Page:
Final Farewell For Slain Police Officer
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CHICAGO (CBS) - A funeral was held Wednesday morning for a Chicago Police officer who was killed in the line of duty as he processed a burglary scene last week.
Officer Michael Flisk, 46, was shot and killed Friday afternoon in the alley behind the 8100 block of South Burnham Avenue, along with retired Chicago Housing Authority police Officer Stephen Peters, 44.
As CBS 2’s Mike Puccinelli reports, Mayor Richard M. Daley was among the mourners who attended Flisk’s funeral at St. Rita of Cascia Shrine Chapel, 7740 S. Western Ave.
Roads outside the church were gridlocked in all directions, as police officers from all over the state poured in to pay tribute to Flisk. The mournful sound of bagpipes filled the air on the lawn outside the church, as hundreds of Chicago Police officers honored their fallen brother.
Flisk’s daughter, Peg, rose before the mourners and presented a heartbreaking eulogy. She spoke of how her dad was there for all the family events–sports games, birthdays, holidays and more. She joked how he would dust for fingerprints to see which of his children used the last bit of peanut butter.
“Looking to the future, I cannot fathom the idea of his physical appearance not being there,” she said. “I hope from this day forward that no family has to experience this tragedy.”
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The police evidence technician was honored in outdoor ceremony before his funeral mass. He is the sixth Chicago Police officer to fall victim to violence this year.
Flisk was a 20-year veteran of the Police Department and a married father of four. He also has three siblings who are police officers.
Now, as the policeman’s prayer says, the other officers in Flisk’s family will continue to watch over the city while their brother guards the throne of God.
Officers also lauded the South Chicago community for helping police track down a suspect in the murders.
“For those in the community who came forward and assisted with the police with the investigation, we will be forever grateful for your courage,” said Chicago Police Officer Lori Cooper. “Your actions serve as an example to all, that unless we choose to stand up and make a difference, we will have more of these horrific tragedies.”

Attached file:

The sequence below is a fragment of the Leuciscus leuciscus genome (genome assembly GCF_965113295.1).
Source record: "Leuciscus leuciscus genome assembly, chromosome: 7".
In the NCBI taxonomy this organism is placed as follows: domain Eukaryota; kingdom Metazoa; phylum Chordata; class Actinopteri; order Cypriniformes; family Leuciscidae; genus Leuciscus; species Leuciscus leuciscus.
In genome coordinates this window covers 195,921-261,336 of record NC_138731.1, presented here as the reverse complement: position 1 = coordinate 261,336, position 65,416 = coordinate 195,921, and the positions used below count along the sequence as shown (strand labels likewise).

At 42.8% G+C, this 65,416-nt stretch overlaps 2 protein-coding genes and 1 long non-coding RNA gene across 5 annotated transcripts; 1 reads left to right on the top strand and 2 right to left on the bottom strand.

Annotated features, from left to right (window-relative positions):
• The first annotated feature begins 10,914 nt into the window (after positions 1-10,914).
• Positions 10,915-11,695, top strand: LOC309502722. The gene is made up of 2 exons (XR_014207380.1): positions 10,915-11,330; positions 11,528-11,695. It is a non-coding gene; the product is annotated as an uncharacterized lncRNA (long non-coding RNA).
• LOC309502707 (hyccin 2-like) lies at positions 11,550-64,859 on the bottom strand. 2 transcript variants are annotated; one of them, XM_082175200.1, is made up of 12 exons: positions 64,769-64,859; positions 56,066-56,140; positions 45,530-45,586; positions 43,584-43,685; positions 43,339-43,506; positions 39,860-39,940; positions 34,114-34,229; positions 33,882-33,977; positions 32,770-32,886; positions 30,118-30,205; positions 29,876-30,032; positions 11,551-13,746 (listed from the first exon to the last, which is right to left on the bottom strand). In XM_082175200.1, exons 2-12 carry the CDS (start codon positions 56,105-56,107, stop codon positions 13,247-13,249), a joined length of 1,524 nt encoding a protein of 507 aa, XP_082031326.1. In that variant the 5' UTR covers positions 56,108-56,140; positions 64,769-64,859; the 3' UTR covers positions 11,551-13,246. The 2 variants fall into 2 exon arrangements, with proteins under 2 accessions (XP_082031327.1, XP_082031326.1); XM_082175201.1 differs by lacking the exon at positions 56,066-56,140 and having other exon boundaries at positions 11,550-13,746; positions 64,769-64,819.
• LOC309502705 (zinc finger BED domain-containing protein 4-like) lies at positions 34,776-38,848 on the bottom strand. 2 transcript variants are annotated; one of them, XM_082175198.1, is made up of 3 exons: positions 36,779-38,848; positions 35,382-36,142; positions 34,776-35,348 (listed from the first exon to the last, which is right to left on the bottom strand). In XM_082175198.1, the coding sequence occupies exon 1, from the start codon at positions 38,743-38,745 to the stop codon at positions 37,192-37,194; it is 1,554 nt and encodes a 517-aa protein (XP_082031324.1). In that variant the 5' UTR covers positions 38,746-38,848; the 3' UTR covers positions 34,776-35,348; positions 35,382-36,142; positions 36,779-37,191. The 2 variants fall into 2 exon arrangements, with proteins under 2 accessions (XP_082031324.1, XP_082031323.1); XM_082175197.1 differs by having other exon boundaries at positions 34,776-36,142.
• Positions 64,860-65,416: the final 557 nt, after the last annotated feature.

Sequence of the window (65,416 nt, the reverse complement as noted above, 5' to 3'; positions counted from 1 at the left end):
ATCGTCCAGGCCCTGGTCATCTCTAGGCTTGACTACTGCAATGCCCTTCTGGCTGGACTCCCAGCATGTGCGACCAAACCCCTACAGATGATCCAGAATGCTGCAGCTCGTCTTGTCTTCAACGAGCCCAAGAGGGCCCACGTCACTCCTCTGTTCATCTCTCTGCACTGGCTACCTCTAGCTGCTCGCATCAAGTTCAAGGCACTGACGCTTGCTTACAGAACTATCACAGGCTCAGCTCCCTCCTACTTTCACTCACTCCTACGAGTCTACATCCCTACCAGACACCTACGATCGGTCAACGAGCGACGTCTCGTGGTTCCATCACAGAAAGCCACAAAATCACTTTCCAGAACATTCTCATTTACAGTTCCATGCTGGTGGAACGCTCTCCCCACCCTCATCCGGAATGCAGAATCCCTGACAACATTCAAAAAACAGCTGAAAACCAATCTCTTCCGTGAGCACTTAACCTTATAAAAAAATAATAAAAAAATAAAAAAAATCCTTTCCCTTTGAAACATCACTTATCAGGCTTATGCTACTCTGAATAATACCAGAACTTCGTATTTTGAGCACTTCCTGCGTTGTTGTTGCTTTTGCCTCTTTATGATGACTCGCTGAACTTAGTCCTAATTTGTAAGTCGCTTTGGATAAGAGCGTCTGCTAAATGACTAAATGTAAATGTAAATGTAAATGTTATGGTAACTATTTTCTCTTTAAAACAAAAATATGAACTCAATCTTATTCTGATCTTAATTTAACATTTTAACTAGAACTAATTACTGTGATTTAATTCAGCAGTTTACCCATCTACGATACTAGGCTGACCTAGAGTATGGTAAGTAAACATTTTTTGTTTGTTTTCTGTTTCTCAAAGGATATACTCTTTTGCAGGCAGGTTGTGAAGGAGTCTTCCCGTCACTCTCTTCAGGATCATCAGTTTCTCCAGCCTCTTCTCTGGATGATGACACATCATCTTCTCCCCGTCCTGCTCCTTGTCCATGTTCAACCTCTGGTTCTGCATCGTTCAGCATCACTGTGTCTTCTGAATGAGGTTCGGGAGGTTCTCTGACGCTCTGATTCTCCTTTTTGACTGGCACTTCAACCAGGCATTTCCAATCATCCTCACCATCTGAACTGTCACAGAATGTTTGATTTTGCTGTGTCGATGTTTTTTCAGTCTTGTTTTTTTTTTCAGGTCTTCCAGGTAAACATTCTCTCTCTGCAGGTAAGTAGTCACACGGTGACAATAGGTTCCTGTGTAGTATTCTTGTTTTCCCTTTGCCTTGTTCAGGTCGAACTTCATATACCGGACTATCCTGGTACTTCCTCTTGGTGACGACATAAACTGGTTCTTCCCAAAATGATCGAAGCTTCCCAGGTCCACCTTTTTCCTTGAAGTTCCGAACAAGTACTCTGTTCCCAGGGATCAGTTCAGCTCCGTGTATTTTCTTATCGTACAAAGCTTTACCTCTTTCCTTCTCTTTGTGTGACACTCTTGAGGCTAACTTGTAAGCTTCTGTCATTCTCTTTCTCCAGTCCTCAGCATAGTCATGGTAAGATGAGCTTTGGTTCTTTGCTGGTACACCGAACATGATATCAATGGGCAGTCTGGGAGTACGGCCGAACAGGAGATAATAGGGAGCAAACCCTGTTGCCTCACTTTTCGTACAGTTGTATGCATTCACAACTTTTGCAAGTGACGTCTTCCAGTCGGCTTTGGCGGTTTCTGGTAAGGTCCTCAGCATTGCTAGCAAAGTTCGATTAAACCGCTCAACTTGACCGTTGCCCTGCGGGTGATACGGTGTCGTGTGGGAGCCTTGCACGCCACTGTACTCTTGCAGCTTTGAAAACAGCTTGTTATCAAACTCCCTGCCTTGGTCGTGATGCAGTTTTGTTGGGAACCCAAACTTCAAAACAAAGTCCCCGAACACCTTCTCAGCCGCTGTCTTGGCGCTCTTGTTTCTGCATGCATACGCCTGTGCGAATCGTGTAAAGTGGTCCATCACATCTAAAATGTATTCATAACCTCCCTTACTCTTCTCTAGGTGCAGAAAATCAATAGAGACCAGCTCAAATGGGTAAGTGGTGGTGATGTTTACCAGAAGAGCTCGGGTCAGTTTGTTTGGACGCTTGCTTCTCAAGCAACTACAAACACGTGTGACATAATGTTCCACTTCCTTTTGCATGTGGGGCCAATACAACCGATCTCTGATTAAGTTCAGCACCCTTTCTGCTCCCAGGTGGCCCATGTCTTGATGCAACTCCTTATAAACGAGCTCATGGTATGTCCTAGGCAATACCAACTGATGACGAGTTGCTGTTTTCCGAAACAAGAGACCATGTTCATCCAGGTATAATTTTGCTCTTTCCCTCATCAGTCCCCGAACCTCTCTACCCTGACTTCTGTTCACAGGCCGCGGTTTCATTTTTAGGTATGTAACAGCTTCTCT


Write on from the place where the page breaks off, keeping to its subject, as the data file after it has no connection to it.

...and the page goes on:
“Today is a day of mourning and a day of reflection upon the life of Michael Flisk,” said Chicago Police Supt. Jody Weis. “He was a terrific man. He had a terrific family, and we would ask the entire city to hold them in their prayers for the day.”
Mayor Daley and many other dignitaries were present as Flisk’s casket was brought into the sanctuary in a stirring ceremony.
Suspect Called Neighborhood Terrorist
Parolee Timothy Herring Jr., 19, has been charged with the murders. Police Supt. Jody Weis describes Herring as a neighborhood terrorist.
Investigators are still looking for the murder weapon.
LISTEN: Newsradio 780’s Steve Miller Reports.
Flisk, an evidence technician, was processing a burglary scene in a garage when Herring allegedly walked up and told them he knew who had committed the burglary.
Prosecutors say after Peters told Herring they had fingerprints, Herring walked away, then turned around, pulled out a gun and shot them both in the head.
Cook County State’s Attorney Anita Alvarez says he didn’t stop there.
“He shot them once, and then noticed that Mr. Peters was still moving and went back up and shot Mr. Peters again, and shot Officer Flisk again,” Alvarez said Tuesday. “There’s evidence of close range fire.”
Alvarez says over the next 24 hours, as cops canvassed the area, Herring put the gun, his recently cut braids and his coat in a box, and eventually passed it over to the second suspect: Timothy Willis, 22. Willis was charged Monday with obstruction of justice and unlawful possession of a firearm.
Herring was on parole at the time he allegedly committed the crime, and just five months ago was considered the prime suspect in another shooting.
Herring was also sentenced to six years behind bars for an armed robbery in 2007 but was released in April on parole. He was locked up again in July after testing positive for marijuana, according to Illinois Department of Corrections spokeswoman Sharyn Elman.
Now, some police officers are already calling on prosecutors to pursue the death penalty for Herring.
Calling Herring “cold-blooded,” the anonymous Chicago Police officer behind the Second City Cop blog wrote, “Society needs to be just as cold blooded in this case and pursue the death penalty in no uncertain terms. Anything else is insult piled upon injury.”